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The re-rise of Wal-Mart: from a plummeting failure, to a new era of refreshing changes



Reinvention. In the world of business, it’s a word that inspires fear to many companies that don’t know how to deal with failure and prefer to go on with the same old practices, rather than change their strategies and overcome disaster. It’s maybe the word that defines giant companies like Wal-Mart, which is known as the world's largest company by revenue and the world’s biggest retail corporation. These kind of companies are known for their capacity to adapt to the constant cultural and technological transformations of our era: for example, in 2015 Walmart suffered its worst stock decline in more than 27 years, after a series of major strikes demanding higher wages ended up with a series of reformations that made their market shares to fell approximately -33%, wiping out nearly $20 billion in the company’s market value. In the following years, the situation took a drastic turn: by 2018, the company reported that its U.S. comparable sales rose 4.5%, its strongest US sales growth in more than a decade, sending shares up 9% and showing that the mass merchant is holding its own against its primarily digital rival, Amazon. How was this possible? What are the key improvements that Wal-Mart took to finally achieve this growth? Let’s find out in the following article!





Wal-Mart aimed to improve their customer service:





Wal-Mart was not afraid to drop their earning in order to maintain the quality of their customer service, a vital part of an organization that relies largely on a face-to-face experience for the public. For years and years, Wal-Mart was constantly heckled over its low pay for its workers, but in 2015, the company took a big step in showing its appreciation for its workforce. Wal-Mart Chief Executive Doug McMillon said a $1.5 billion investment in wages and training, including raising the minimum store wage to $10 an hour from $9, were needed to improve customer service. While this certainly helped to solve Wal-Mart’s high employee turnover rate, it came at a steep cost: it accounted for three-quarters of the drop in earnings per share in 2016, from twelve percent to six percent.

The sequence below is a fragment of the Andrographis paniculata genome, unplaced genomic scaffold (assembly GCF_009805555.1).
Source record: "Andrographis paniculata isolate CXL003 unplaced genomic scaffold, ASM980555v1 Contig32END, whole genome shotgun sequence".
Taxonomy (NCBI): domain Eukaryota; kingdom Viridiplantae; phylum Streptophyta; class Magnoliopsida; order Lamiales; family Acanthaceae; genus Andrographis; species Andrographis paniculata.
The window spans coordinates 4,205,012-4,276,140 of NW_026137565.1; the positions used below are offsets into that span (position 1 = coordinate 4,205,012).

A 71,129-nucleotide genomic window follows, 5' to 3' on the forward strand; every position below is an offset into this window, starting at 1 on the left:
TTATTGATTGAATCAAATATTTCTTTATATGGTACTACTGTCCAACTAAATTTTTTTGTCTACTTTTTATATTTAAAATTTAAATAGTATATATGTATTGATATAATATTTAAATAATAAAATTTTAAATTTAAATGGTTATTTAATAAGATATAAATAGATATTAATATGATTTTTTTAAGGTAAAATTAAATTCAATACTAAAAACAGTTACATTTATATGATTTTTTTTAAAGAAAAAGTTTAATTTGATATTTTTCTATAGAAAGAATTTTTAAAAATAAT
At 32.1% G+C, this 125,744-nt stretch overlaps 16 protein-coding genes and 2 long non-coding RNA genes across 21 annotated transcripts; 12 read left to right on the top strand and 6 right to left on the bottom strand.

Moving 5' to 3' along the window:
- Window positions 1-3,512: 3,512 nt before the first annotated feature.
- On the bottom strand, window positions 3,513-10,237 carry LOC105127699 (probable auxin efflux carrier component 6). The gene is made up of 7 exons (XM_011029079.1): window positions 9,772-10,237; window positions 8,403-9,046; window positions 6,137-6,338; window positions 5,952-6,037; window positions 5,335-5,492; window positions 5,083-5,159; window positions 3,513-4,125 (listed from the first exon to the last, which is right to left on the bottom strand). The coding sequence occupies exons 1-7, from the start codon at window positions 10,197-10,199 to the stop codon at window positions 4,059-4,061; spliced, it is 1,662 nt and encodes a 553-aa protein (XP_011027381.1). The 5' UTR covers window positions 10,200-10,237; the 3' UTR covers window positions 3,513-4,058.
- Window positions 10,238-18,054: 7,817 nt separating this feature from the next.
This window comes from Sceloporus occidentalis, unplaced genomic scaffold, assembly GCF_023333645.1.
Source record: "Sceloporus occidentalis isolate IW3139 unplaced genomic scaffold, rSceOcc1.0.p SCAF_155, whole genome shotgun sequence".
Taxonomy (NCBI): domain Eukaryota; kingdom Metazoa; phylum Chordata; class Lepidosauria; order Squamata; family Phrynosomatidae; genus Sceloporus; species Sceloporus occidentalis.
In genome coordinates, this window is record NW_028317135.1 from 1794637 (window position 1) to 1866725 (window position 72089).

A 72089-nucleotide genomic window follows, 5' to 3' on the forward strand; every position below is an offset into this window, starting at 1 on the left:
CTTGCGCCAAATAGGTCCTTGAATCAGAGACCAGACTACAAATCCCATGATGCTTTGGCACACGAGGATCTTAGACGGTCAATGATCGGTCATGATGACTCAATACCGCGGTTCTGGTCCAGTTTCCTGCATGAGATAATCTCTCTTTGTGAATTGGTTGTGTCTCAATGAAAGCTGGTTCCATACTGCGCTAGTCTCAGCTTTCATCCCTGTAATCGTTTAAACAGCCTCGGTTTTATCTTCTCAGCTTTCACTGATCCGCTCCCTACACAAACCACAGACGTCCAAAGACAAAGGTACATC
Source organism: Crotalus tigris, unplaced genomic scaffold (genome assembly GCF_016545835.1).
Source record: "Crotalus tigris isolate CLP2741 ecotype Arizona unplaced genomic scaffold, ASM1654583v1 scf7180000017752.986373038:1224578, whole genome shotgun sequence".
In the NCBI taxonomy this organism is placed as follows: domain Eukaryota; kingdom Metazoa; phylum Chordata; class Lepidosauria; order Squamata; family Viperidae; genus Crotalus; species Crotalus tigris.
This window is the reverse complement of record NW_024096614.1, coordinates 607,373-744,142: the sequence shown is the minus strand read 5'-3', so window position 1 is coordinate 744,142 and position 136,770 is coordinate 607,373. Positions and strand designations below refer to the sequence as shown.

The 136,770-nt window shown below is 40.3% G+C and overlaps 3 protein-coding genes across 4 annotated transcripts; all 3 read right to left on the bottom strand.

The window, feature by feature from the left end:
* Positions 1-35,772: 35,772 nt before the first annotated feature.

Wal-Mart invested on the digital market…





For a company that mainly relies on the physical stores to obtain profit, it was obvious that the digital era would grow more and more in the upcoming years. Therefore, it was time to adapt to the online business and reach a market that is completely dominated by Amazon. For this, Wal-Mart saw an opportunity in an area that Amazon could not surpass yet: grocery sales. They started by remodeling its grocery areas, making grocery pickup of online orders available at a great number of stores, updating its app, better integrating its stores and e-commerce, and vastly expanding its e-commerce offering.





With grocery pickup, Walmart offered an alternative to the higher cost of using grocery delivery services, while still allowing for convenience, as its customers can skip shopping the aisles and instead remain in their cars while groceries are loaded into the trunk. Besides, the company began working with a network of partners to offer grocery delivery to customers’ homes. It has ended relationships with Uber, Lyft and Deliv while adding new partners like Point Pickup, Skipcart, AxleHire and Roadie, and shifting business to partners like Postmates and DoorDash. Today, Walmart’s grocery pickup service is available at more than 2,100 Walmart locations and delivery is offered at nearly 800. It expects to offer pickup at 3,100 locations and delivery at 1,600 locations.